In 1987, my dad was sentenced to over 40 years in federal prison on drug trafficking charges.
It’s not something my family talks about. Only once, as a teenager, do I remember my dad mentioning his incarceration. In this conversation, defining the truth is difficult. His words were his truth and I do think that matters because it was his lived experience. I didn’t know what to say, so I listened. And I believed him. Most vividly, I remember seeing my dad as both a victim and a hero in his story.
My dad’s sentencing was harsher due to the Anti-Drug Abuse Act of 1986 that passed after President Ronald Reagan declared a war on drugs. Under the Reagan administration, legislation was introduced to increase penalties for drug possession and to create minimum sentences for drug-related offenses. This legislation has a legacy of controversy, including disproportionately and unfairly targeting minority groups.
With the war of drugs came harsher sentences that were longer and painful. Strategies were implemented to punish convicts and make the experience as difficult as possible. Moving facilities more frequently and at longer distances from family, friends, and the comfort of familiarity became more common. Outrageous telephone rate charges that my mother had to ration minutes or work extra shifts to afford, the list of uncomfortable and, at times, malicious practices goes on. This war was to prove that inmates deserve punishment, not rehabilitation.
My dad only served seven years of his 40-year sentence. While his early release is something to feel fortunate about, it is my belief that he never mentally recovered. The mental health effects of his prison experience that fueled his anger and conspiracy theories still negatively impact my family. The result of my father’s prior incarceration is why, even as a third-generation son of Cuban immigrants, I’m still fighting the war on drugs.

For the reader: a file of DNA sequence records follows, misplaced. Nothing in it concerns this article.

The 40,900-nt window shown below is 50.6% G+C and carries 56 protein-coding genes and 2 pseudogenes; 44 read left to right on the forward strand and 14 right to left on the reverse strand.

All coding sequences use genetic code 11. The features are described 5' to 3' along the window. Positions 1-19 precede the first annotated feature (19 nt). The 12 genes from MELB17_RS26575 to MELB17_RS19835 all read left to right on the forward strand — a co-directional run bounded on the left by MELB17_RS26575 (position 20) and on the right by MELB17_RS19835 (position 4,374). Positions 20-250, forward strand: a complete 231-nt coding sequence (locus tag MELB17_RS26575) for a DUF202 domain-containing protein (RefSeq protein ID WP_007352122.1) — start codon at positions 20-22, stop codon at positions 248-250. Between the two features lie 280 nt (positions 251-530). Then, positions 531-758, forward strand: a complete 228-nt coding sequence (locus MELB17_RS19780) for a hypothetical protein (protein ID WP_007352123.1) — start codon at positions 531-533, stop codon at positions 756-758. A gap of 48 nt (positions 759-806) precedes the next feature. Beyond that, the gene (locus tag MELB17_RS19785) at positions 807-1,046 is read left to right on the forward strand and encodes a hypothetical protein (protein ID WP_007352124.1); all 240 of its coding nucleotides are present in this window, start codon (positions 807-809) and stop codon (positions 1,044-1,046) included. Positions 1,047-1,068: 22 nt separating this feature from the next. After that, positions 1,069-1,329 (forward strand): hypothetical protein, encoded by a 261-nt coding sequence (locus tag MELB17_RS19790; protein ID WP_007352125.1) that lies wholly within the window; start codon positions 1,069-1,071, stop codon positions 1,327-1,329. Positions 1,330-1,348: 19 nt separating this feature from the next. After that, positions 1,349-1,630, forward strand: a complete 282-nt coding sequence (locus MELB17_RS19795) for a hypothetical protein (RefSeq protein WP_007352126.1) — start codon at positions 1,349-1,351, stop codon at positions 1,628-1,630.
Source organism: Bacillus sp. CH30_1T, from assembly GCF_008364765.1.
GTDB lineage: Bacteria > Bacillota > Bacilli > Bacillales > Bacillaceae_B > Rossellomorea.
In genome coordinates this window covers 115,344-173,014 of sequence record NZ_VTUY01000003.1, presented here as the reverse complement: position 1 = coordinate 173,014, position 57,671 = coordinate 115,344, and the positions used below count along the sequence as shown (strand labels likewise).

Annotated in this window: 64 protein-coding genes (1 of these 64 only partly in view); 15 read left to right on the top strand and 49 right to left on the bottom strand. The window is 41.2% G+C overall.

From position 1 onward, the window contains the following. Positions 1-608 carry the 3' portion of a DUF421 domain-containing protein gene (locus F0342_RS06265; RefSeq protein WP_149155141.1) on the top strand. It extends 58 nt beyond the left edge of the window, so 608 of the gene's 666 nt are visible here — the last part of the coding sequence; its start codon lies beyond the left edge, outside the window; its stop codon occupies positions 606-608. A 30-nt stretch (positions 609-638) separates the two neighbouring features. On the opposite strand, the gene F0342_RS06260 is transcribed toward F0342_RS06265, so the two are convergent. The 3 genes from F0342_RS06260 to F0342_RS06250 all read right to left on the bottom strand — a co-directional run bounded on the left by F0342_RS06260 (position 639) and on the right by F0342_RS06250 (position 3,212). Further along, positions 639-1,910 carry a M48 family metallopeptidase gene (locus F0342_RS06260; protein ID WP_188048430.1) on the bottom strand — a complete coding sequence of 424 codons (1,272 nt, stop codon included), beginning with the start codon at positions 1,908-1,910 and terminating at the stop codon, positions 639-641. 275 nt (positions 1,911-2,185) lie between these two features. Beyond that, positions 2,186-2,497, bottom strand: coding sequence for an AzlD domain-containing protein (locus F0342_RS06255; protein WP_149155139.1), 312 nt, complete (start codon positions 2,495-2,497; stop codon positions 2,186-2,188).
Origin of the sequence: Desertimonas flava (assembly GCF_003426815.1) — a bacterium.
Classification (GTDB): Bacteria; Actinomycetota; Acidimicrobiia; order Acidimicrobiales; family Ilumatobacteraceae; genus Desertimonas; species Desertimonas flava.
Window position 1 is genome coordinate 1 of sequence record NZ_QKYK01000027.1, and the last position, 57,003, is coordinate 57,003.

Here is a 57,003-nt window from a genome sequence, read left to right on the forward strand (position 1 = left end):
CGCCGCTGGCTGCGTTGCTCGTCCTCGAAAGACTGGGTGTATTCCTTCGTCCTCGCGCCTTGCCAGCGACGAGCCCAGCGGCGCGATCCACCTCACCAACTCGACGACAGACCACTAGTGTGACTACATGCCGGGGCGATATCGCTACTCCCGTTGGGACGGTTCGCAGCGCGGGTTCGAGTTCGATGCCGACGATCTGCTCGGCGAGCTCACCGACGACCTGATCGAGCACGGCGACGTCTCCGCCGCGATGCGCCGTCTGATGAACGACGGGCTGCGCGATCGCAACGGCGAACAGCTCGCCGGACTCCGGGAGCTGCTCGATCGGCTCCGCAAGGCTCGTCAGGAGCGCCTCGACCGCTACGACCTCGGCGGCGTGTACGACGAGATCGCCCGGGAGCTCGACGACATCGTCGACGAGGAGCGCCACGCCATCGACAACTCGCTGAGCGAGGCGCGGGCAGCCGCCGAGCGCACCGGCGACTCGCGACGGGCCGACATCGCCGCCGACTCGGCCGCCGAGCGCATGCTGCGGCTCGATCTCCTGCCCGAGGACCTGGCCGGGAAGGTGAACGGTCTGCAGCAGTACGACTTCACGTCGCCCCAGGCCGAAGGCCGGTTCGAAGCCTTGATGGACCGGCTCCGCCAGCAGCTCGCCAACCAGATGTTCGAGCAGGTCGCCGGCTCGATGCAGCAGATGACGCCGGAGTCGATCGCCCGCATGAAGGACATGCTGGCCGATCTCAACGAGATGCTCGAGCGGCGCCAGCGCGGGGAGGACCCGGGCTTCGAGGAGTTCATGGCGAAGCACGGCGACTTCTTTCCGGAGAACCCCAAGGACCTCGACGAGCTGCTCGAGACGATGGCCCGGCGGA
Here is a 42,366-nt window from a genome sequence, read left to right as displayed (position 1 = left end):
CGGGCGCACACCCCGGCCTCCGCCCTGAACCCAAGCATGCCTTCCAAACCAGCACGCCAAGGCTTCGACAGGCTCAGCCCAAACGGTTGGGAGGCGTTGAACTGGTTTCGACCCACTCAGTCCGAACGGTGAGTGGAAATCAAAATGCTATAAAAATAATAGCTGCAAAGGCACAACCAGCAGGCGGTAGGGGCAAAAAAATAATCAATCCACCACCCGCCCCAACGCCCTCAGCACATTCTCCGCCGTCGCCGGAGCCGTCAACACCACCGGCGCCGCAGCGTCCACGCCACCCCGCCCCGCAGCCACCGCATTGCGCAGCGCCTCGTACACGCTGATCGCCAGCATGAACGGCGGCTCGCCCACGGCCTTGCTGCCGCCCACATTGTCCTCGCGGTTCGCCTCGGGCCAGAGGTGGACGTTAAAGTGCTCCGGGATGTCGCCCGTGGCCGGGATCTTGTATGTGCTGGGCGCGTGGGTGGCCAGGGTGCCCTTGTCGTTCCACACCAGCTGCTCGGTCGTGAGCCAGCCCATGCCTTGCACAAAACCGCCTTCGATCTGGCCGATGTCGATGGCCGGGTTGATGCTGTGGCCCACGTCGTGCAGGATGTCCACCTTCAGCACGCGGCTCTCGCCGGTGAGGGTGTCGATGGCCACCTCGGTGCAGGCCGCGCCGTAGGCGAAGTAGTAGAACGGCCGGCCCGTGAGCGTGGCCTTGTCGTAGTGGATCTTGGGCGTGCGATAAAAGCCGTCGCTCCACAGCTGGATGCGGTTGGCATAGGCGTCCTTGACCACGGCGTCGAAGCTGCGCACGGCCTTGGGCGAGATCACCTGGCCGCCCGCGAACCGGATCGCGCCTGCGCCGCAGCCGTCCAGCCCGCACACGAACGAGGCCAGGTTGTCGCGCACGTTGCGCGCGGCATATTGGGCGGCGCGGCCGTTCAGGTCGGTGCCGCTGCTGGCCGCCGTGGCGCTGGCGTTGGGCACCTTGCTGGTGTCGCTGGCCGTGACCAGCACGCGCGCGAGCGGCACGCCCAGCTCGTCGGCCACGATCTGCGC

The criminal justice system in the United States is in dire need of reform – for many reasons – but mental health remains among the top. Understanding the relationship between mental health and the criminal justice system is key to driving equitable policy practices that can improve health outcomes and reduce inequities faced by so many. Prisons and jails in the United States incarcerate a disproportionate number of people with a current or past mental health problem. Many facilities are not equipped to treat these conditions.
After release from incarceration, many individuals face social challenges related to stigma and discrimination and are at high risk for poor mental health outcomes including substance misuse, recidivism, and suicide.
However, less attention is paid to how the incarceration experience and prison living conditions are fundamental instigators of mental and behavioral health issues that can linger for years (or for a lifetime). This is a root cause in limited opportunities in accessing social, educational, and economic resources that are central to wellbeing and health.
Denying mental health care services to participants in the justice system can be felt far after their sentence is carried out. It stretches beyond individuals and makes it difficult to maintain relationships with family, hold a job, and establish a productive worldview.